I use a dozen health trackers to live a healthy life. I would not go out for a run without measuring data. As a geek, that is my motivation. Throughout the last couple of years, I have tested and used about 40 devices and gadgets that measure health parameters or vital signs.
The #wearable revolution is getting heated now as I described in The Guide to the Future of Medicine, therefore I thought it’s time to share the 10+1 commandments every company developing wearable health trackers should follow. Please feel free to add yours.
1) Don’t provide a value you cannot explain.
When a device shows me values without clear explanations of what they mean, I feel bad as that is a missed opportunity. If you can provide a specific value, assign practical explanation to it. You can show me what period of my running session I spent in power/strenght mode, but I don’t know what it means. Perfusion index sounds great but how could it be applied to my lifestyle? Please only show us things you can clearly explain. The quest is not to measure more and more but to make better and better decisions about how to live healthily.
Good example: Wahoo Tickr Run
2) Don’t make me charge you every day.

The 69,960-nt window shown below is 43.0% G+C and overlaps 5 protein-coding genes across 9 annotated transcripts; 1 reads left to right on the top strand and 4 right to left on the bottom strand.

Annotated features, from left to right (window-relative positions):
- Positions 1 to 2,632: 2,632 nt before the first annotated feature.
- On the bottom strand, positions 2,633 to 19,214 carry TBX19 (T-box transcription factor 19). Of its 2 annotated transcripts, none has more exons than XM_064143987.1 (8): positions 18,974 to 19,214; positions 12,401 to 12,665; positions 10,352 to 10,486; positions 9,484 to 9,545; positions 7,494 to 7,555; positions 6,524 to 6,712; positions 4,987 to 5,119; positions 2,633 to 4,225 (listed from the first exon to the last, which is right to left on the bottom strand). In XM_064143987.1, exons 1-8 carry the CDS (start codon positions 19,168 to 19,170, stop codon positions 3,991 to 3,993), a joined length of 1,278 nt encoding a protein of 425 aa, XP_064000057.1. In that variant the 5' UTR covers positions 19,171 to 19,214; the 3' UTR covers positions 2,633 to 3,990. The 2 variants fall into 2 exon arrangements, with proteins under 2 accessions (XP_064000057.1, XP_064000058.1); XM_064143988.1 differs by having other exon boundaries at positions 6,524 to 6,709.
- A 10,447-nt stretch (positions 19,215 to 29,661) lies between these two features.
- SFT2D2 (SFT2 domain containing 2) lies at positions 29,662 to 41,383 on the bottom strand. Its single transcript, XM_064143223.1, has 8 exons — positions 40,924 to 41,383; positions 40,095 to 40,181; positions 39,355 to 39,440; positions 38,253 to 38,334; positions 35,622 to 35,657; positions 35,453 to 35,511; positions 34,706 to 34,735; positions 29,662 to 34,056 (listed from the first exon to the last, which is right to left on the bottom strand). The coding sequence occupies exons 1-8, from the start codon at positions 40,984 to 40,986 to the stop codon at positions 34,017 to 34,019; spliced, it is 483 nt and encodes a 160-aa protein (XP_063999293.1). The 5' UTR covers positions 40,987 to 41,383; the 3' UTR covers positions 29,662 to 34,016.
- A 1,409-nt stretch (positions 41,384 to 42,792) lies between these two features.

I’m not in a relationship with the device therefore I don’t want to see and deal with it every day. If you cannot develop something that can survive for days without a battery change or recharge, there are other industries to invest into. My Pebble smartwatch can function for more than 7 days. The Wahoo run tracker has a year of battery life. But when my Withings Pulse started to require charging every day, I stopped using it.
Good example: Pebble Time
3) Focus on one practical thing.
You might be able to develop a device that can measure a dozen things from ECG and oxygen saturation to stress levels and attention. How will you find your target audience, if there is any? Design a device that can help with one important thing. Whether I want to lose weight; get better at paying attention; run more regularly or reduce stress levels; I would rather buy a device that helps me solve that problem than another one intended for everybody under any circumstances. That creates a wrong message.
Good example: AliveCor
4) You need us, users.
It’s impossible that you design something amazing without being in contact with those who will use your invention. You have great ideas, but I’m the one using your device at the end of the day, I suffer from its error messages and enjoy its advantages. Create a social media profile through which we can contact you. Actually, we want to work for you because if you develop better things, our life becomes simpler. Use this free consulting service and let us talk with you. It’s not only about customer support, but general trust as well.
Good example: FitBit
5) Troubled synchronizing can make me stop using what you develop.
A few devices such as Withings tell me I need to synchronize them manually. And even when I do, it doesn’t always work. Others such as FitBit are said to synchronize automatically. And still sometimes data are missing. I don’t want to deal with that. I thought synchronizing would not be an issue by now. Either make it truly automatic or really user-friendly, but this is crucial.
Good example: Pip Stress
6) You lose me without gamification.